View article online at http://www.goupstate.com/news/20171104/spartanburg-community-college-looks-to-grow-agriculture-program
Spartanburg Community College hopes one of its newest programs is the final step to
prepare students interested in careers in farming, agriculture or food science.
SCC is working to expand its sustainable agriculture program, which started at the
college this year. Last month, the Mary Black Foundation awarded SCC $76,860 for infrastructure
changes on campus to grow the program s capabilities.
Rebecca Parrish, director of grants at SCC, said the effort will fund a production
building with a meeting room, equipment and storage area, was station and coolers
along with a fruit and vegetable processing area.
A majority of this grant will be used to build that infrastructure on campus, she
said. It s incredibly crucial to have grant funding. Whenever you build a new program
at a college, you have to have partnerships in place and you have to have that funding
to build the infrastructure.
The building will be on the back corner of campus closest to the Fairforest community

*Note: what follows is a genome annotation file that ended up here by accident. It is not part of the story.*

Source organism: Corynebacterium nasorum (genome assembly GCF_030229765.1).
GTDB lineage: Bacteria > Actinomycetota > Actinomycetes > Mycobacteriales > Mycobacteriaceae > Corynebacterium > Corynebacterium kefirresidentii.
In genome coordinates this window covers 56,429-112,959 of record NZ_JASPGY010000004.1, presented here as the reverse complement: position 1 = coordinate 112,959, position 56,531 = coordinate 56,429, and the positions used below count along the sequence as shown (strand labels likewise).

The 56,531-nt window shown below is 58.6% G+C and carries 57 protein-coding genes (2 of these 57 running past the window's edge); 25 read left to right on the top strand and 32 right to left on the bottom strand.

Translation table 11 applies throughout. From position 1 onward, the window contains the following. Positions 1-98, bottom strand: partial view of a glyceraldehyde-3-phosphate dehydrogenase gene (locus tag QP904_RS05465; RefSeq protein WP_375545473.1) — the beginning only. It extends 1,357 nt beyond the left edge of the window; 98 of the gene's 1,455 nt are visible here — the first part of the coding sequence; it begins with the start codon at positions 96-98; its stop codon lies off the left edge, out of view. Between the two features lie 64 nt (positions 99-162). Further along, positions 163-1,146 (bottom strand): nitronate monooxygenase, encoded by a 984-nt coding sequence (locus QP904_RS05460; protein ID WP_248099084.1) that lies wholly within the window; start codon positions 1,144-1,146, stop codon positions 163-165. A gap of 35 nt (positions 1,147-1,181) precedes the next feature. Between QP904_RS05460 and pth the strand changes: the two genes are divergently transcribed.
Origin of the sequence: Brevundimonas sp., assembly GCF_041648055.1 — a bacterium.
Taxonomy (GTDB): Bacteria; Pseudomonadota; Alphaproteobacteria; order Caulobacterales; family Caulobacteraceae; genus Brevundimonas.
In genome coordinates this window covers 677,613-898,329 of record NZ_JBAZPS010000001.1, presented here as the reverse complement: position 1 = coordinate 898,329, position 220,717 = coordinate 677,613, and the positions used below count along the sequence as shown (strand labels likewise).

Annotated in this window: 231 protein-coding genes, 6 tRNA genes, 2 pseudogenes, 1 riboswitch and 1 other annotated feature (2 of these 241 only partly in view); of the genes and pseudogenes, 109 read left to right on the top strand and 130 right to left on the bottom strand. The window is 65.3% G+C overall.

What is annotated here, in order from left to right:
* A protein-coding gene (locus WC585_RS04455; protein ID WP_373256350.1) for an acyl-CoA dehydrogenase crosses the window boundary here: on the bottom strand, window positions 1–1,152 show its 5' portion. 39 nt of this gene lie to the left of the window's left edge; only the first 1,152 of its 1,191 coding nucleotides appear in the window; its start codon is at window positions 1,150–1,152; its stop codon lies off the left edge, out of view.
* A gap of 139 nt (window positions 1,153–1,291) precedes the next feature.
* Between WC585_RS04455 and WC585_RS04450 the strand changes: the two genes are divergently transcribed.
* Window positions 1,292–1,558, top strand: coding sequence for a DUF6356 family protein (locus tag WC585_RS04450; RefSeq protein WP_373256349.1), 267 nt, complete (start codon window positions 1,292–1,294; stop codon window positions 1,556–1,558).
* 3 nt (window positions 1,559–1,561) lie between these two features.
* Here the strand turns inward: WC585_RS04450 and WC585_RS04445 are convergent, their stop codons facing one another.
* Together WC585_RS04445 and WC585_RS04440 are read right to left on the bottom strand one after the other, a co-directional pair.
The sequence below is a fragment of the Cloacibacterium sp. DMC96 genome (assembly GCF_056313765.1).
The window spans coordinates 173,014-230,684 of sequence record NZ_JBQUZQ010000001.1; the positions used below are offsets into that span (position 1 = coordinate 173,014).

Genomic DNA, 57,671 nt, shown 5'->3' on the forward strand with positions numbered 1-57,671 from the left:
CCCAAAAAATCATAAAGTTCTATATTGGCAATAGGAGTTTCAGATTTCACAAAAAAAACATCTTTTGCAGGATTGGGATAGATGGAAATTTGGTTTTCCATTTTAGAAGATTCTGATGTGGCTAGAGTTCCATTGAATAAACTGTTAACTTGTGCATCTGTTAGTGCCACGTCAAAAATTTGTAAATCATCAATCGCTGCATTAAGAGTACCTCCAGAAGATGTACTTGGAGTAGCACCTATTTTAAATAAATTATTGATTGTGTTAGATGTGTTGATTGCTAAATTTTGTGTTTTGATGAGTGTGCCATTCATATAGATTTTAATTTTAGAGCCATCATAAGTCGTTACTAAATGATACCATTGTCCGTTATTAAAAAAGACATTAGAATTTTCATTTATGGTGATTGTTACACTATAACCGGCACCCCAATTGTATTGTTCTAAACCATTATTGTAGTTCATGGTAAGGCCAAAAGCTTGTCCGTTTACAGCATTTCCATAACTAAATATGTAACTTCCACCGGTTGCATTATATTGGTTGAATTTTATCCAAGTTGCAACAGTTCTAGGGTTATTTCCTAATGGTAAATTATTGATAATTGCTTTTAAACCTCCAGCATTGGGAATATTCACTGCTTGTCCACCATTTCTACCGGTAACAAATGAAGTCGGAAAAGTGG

with the horticulture program facilities and greenhouse.
Sustainable agriculture combines the best ways to grow food sustainably with agribusiness
and food services studies. SCC students graduating from the program could move on
to most careers in the food industry.
Courses at the college are focused on the ecological, biological, environmental and
economic impacts of sustainably-grown food.
Landscaping, greenhouse nursery work and rain harvesting the process of collecting
rainwater and using it to water the plants inside are also taught in the program.
Last year, Dominion Energy awarded the college $5,000 in grant money for installing
a reservoir tank to catch rain, along with piping to help it flow to the greenhouse.
Jason Bagwell, chairman of the horticulture department, said sustainable farming involves
multiple crops being produced and harvested from a limited amount of land with either
the grower or a specific consumer benefiting.
SCC s program is similar to one started in Spartanburg District 6, Parrish said.
The district grows crops on a piece of land in the historic Cragmoor Farms area, along
with other vegetables grown in a greenhouse just behind the Dorman High School Freshman
Fruits and veggies grown by Dorman High students are used in the district s food service
program, part of lunches for students, and sold at farmers markets at the school some
SCC sustainable agriculture students in the program will work closely with the Hub
City Farmers Market and other local businesses during and after harvests, Parrish
The business experience provided in the program combined with the more science-focused
efforts should give students more than enough preparation for a job in the agribusiness
field, she said.
It s a really hot industry right now. There isn t another program really like it
in this region, she said. We really wanted it to be a teaching tool and to be a resource
to connect us to other people and other organizations.